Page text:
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TS10: A Simple Question

The discussion of games continued most of the afternoon. Like the riddle game which binds gods and fey to sit and play, renders trolls talkative and even stays the executioner’s axe, common games and interests caused the worries of Vorax and revoker to fade. Finally, it was time for dinner and the roommates headed to the dining area.

A suit of plate-mail armor greeted them as they approached a large pair of open double-doors. “Greetings,” it said in Raphael Azarias’ voice, “Are you here for the welcome dinner, or would you prefer dining in the cafeteria?”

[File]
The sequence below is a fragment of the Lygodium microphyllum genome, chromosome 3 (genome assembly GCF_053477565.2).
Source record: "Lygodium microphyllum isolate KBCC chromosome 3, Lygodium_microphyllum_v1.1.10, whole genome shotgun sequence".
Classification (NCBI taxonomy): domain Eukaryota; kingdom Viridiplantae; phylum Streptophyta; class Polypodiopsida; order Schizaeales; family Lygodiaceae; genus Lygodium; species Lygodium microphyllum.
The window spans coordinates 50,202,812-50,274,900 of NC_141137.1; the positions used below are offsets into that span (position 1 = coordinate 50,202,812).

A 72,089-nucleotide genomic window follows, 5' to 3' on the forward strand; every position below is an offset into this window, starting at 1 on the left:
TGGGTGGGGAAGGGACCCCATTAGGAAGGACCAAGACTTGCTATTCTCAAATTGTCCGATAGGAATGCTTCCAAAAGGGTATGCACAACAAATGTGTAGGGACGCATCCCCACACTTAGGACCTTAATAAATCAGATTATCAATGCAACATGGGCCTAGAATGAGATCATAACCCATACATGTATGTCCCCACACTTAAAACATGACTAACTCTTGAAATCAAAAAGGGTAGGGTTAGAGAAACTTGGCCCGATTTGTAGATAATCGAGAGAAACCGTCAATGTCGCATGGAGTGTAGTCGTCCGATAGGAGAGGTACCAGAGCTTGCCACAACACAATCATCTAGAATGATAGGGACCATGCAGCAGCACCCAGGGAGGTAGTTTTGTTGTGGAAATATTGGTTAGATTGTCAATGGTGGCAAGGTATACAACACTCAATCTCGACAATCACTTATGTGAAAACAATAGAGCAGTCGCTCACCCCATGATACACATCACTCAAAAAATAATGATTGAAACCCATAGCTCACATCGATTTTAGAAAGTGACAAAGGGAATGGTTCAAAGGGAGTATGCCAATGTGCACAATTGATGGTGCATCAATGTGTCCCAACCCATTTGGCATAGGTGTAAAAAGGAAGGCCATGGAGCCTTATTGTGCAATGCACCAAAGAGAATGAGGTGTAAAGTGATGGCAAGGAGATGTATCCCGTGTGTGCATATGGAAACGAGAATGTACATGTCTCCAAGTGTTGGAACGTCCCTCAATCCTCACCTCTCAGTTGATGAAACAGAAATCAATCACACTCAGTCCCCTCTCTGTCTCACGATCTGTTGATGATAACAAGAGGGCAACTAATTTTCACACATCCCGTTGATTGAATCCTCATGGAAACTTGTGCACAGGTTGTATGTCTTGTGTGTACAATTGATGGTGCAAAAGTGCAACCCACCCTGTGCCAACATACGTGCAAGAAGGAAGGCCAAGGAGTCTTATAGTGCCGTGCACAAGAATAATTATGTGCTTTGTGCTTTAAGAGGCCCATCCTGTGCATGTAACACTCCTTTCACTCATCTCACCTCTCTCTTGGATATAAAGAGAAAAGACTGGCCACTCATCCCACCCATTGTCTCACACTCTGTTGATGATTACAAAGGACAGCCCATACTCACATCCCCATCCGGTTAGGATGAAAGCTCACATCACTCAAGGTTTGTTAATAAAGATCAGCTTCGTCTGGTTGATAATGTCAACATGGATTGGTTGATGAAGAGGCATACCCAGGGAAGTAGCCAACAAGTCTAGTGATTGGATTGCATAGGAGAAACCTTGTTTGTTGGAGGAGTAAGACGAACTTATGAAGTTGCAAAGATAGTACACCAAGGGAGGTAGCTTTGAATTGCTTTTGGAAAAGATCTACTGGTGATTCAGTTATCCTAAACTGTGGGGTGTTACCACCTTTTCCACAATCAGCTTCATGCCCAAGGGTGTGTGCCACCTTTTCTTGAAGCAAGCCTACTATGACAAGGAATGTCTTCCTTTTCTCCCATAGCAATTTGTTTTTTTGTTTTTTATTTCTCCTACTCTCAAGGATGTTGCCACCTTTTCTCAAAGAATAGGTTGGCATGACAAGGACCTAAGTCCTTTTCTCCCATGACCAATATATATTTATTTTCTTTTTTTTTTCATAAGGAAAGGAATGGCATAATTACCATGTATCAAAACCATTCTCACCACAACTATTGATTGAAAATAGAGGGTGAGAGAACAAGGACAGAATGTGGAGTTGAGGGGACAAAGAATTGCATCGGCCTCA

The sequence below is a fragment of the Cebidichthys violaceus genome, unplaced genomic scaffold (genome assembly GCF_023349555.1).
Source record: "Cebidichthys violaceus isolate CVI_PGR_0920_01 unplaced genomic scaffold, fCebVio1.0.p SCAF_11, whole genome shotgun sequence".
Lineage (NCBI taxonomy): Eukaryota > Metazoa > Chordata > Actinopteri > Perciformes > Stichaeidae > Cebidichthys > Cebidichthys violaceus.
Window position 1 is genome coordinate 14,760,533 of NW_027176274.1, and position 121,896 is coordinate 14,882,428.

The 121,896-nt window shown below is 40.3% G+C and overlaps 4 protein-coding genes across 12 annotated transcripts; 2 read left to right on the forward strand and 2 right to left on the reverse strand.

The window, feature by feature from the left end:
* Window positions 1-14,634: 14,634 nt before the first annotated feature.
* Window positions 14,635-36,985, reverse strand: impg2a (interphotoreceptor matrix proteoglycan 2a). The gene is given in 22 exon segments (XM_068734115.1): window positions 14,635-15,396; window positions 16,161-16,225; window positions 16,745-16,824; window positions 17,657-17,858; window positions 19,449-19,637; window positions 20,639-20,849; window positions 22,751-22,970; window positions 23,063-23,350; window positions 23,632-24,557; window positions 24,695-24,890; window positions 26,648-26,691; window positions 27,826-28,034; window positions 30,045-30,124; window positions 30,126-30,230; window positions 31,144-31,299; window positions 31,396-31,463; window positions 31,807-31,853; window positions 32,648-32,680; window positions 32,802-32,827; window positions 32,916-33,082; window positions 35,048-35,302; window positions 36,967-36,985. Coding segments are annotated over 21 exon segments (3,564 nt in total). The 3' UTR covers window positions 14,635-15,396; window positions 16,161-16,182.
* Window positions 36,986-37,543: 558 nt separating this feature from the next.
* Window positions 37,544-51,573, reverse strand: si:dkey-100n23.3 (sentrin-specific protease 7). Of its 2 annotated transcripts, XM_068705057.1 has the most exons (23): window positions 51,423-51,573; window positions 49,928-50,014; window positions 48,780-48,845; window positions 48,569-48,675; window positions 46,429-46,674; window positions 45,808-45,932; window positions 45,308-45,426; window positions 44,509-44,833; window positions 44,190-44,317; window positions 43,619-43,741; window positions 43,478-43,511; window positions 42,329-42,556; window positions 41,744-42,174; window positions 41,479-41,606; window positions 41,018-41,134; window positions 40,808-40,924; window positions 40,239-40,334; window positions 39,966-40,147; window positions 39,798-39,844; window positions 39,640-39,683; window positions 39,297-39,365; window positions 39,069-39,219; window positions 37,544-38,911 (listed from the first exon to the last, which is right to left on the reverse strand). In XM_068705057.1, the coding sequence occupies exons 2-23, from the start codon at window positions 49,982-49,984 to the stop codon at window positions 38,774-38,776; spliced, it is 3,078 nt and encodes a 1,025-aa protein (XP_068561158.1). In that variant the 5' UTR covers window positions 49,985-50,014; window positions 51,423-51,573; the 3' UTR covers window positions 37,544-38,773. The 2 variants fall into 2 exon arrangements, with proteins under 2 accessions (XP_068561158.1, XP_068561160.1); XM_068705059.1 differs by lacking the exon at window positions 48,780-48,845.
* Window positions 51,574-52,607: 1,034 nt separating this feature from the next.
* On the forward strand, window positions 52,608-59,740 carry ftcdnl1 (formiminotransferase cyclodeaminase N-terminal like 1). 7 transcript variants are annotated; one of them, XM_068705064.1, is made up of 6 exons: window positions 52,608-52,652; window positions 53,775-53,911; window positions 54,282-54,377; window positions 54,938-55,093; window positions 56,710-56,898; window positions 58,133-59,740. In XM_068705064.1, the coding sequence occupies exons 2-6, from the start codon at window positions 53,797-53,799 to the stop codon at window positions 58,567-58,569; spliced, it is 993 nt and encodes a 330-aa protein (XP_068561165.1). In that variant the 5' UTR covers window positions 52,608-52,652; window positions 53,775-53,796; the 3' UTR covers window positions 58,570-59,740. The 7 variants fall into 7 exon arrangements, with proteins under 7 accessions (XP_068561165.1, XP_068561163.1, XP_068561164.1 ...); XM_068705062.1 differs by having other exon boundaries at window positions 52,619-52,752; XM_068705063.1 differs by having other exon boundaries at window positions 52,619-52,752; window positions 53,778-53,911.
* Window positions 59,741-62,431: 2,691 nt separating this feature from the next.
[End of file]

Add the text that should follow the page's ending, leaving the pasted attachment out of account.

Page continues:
Jove looked at Tan, who responded, “The welcome dinner. We’ll worry about the cafeteria later.”

“This way.” The armor gestured through the doorway. “Any of the tables with cloths. Menus are on the table.”

The dining hall was filled with wooden tables under a high ceiling. To the left, were round tables for four to six people, covered with tablecloths and nice place-settings. To the right, simple rectangular wooden tables, sized for perhaps ten to twelve guests. Past the rectangular tables was a cafeteria buffet line, which was almost completely empty. Most of the current occupants had elected to attend the welcome dinner and were sitting and talking amidst the warm furnishings.

Jove and Tan entered with Chris following close behind. The three of them took a table by one of the large open windows that filled one side of the room. Jove looked at the window, and asked, “I’m sure this is something simple, but why is there no glass in any of the windows at the school?”